Next nine games gives Cubs chance to show how good they are
By GORDON WITTENMYER email@example.com May 23, 2011 9:30PM
BOSTON, MA - MAY 22: Starlin Castro #13 of the Chicago Cubs is congratulated by manager Mike Quade #8 after Castro scored in the seventh inning against the Boston Red Sox on May 22, 2011 at Fenway Park in Boston, Massachusetts. Before this series, the two teams haven't played at Fenway Park since the 1918 World Series. (Photo by Elsa/Getty Images) R:\Merlin\Getty_Photos\GYI0064864578.jpg
Updated: August 30, 2011 12:17AM
If there’s such a thing as a last stand in May for a big-league baseball team, then this might be it for the Cubs.
Nine home games against losing teams in the next nine days might be the Cubs’ last realistic chance to prove they’re as good as they keep saying they are.
Otherwise, considering the rough shape of their season and the tattered condition of their roster, the race could be on to see whether the Cubs or the Bulls are effectively eliminated first.
And the Cubs haven’t even played a game yet with the ivy at full green.
‘‘We’ve gotten through some tough times now, and you’d like to go home and have a good homestand and hang around for a little longer,’’ manager Mike Quade said of how important the next nine days are for the Cubs.
Hanging around. That’s as good as it’s been for a team that entered the season with few expectations outside its own clubhouse and has done nothing to raise them since. And it has hung around only because of the back-and-forth play of the teams at the top of the division.
Even with the underwhelming, banged-up New York Mets and National League Central also-rans in the Pittsburgh Pirates and Houston Astros coming in, the Cubs are clearly not through the hard times.
Not with their most recent All-Star and hottest May hitter, Marlon Byrd, lost indefinitely after that horrifying beaning Saturday in Boston. Not with top young pitcher Andrew Cashner out through at least the All-Star break after aggravating his shoulder injury.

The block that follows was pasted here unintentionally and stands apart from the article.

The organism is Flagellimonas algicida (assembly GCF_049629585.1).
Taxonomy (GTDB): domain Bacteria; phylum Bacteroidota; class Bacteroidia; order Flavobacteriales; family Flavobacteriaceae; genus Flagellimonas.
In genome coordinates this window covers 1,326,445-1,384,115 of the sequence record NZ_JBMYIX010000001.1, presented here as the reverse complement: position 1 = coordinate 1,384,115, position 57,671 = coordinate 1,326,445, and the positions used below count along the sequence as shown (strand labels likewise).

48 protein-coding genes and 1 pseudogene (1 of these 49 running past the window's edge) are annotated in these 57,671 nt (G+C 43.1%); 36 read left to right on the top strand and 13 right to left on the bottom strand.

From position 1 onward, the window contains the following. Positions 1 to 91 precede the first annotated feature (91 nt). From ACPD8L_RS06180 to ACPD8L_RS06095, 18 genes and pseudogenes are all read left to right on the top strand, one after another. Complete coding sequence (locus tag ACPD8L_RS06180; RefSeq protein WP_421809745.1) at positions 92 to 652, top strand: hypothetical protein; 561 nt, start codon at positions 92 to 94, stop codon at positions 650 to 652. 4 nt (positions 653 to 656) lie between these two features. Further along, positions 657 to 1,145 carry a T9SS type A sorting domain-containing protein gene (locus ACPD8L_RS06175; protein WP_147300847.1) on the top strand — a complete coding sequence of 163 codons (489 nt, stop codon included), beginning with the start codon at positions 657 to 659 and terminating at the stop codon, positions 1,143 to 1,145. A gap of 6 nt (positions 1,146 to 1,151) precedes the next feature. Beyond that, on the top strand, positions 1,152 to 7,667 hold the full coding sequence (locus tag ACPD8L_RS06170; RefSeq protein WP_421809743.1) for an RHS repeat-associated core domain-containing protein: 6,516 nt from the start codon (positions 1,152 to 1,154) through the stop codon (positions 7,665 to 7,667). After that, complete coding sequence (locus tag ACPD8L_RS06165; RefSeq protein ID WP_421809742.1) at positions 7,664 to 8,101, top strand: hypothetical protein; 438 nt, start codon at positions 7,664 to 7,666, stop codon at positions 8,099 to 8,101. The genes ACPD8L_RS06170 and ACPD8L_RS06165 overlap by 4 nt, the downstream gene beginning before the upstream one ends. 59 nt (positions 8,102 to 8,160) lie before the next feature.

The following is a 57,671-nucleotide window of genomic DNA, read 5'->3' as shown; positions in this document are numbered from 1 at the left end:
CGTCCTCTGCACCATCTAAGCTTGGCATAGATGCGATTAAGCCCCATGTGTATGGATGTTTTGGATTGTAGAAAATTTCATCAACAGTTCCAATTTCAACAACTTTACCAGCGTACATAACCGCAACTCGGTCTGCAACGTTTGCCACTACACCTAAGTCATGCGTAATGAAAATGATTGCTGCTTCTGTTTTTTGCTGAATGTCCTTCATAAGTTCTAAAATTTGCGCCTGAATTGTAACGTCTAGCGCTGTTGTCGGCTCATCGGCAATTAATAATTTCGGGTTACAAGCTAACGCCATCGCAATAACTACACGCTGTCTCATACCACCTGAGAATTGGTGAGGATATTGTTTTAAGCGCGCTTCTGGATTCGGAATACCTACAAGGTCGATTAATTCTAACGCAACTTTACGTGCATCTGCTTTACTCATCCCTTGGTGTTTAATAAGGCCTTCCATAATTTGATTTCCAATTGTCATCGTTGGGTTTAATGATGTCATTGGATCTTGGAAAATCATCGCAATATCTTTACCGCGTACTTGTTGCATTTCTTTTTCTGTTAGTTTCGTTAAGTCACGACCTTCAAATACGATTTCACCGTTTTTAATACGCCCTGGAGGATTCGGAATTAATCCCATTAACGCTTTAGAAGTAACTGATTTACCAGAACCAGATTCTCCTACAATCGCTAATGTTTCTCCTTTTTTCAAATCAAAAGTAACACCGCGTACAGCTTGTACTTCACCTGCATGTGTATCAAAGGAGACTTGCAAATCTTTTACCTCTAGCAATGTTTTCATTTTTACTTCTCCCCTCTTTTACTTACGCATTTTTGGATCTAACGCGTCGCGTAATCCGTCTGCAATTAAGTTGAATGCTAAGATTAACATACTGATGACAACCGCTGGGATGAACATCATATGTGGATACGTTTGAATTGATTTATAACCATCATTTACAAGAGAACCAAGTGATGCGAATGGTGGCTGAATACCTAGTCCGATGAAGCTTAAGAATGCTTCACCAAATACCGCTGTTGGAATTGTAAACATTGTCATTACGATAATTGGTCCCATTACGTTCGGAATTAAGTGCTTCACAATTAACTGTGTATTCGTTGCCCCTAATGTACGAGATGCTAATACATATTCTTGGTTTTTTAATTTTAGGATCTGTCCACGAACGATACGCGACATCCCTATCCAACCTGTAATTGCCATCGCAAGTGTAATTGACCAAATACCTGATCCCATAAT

And not with top starter Matt Garza (elbow) and .376-hitting Jeff Baker (groin) looking at least uncertain in the short term as the team faces potential disabled-list decisions with them today.
It’s a clear crossroads affecting everything from wins and losses to hemorrhaging attendance and subsequent payroll spending.
As it stands, the starting rotation, which ranks last in the majors in ERA, can’t afford any more adversity. But the loss of Byrd as a driving force could be nearly as big a blow as the pitching issues.
‘‘It’s tough because you watch a guy like that and he doesn’t even really have to say anything as a leader,’’ outfielder Reed Johnson said. ‘‘You just watch the way he plays and his commitment to the game, and guys feed off that. That’s tough when you’re missing a piece like that.’’
So how soon before the Cubs start reshuffling the look and direction — if not purpose — of this season? How long before it’s all about Starlin Castro, Darwin Barney and pushing a more aggressive youth movement?
‘‘I think it’s way too early to look at the season in those terms,’’ assistant general manager Randy Bush said in the aftermath of the Cubs hitting bottom in Cincinnati last week in a series marred by ugly plays.
Even before they regrouped to play errorless ball in a two-game sweep of the Florida Marlins, the first winning team they managed a series win against this year.
‘‘We’re thrilled with the way Darwin’s playing. We’re thrilled with the way Castro’s developed. This is exciting stuff,’’ Bush said. ‘‘But at the same time I think we all feel we’re going through a rut right now where we can change this around very quickly. We really can.
‘‘What we’re experiencing right now is a bunch of character, quality, veteran players trying too hard because they want to win. They’re trying to do too much right now, and you’re seeing some very poor decisions leading to some terrible plays by players who are way better than that.’’
Every bit of that may be true. But with the events and roster casualties of the weekend, those left standing might need to do even more now. Especially if they don’t take care of business in the next nine days.
After that comes 38 games in 38 days because of a couple of rainouts, starting with the toughest-looking trip of the season to St. Louis, Cincinnati and Philadelphia.
‘‘At some point you have to get yourselves back healthy and playing good baseball before you can make a run,’’ Quade said. ‘‘We haven’t done that yet, but we’re still in this thing and we’ve hung around for this long. Eventually, we’ve got to put together a nice stretch.’’